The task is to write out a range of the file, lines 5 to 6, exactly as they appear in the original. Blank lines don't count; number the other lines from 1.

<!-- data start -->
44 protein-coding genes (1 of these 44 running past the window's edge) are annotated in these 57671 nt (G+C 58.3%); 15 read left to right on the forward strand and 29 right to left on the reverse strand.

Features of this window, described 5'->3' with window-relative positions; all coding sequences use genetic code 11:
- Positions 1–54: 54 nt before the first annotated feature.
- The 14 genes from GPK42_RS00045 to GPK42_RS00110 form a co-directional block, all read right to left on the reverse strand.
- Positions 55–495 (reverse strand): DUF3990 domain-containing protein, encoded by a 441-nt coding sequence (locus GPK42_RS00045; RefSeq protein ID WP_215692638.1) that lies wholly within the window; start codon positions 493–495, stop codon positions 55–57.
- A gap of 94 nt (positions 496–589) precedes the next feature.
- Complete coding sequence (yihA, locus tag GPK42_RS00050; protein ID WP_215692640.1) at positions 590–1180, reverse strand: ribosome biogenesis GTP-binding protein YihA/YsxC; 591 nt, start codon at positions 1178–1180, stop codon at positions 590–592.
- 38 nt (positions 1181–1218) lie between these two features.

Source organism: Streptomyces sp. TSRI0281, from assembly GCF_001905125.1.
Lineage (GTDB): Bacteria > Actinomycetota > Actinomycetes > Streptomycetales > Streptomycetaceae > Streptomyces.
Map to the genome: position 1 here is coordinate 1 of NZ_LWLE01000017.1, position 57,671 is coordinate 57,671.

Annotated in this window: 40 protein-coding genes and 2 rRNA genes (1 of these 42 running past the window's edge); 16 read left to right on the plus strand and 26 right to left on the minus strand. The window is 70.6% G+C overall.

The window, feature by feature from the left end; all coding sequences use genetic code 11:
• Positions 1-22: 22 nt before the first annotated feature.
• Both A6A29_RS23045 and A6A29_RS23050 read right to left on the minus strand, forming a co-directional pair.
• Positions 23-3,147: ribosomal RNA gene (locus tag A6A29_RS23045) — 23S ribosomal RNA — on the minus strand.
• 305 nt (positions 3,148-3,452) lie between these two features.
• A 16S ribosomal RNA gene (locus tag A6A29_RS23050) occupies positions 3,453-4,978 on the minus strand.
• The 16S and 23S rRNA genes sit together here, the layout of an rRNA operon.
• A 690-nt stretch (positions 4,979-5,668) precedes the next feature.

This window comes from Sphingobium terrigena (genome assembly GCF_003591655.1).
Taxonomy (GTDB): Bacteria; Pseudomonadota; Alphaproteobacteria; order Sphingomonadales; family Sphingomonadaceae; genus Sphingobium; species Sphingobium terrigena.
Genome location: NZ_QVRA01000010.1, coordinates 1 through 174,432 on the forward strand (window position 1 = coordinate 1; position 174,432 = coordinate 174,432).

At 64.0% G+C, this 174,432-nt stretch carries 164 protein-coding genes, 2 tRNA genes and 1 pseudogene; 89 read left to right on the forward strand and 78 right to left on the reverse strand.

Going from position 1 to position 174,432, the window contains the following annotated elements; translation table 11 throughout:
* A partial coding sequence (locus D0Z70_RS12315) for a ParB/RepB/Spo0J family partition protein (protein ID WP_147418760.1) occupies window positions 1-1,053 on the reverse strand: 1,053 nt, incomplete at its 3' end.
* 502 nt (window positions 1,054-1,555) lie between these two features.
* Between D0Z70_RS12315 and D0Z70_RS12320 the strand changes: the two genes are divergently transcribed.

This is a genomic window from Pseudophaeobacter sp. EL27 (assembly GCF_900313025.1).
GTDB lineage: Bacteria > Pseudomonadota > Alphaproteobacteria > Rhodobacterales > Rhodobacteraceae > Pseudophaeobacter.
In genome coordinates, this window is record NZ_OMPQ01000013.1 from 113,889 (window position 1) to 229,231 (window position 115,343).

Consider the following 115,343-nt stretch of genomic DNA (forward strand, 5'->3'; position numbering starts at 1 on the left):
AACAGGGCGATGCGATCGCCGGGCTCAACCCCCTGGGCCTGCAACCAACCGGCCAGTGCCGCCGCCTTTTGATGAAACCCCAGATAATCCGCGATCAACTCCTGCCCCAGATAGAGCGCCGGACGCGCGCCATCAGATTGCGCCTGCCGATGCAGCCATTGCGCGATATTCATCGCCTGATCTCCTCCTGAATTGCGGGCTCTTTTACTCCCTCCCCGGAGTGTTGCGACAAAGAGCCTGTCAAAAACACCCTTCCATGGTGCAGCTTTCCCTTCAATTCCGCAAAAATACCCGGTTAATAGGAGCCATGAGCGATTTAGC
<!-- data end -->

- Positions 55–495 (reverse strand): DUF3990 domain-containing protein, encoded by a 441-nt coding sequence (locus GPK42_RS00045; RefSeq protein ID WP_215692638.1) that lies wholly within the window; start codon positions 493–495, stop codon positions 55–57.
- A gap of 94 nt (positions 496–589) precedes the next feature.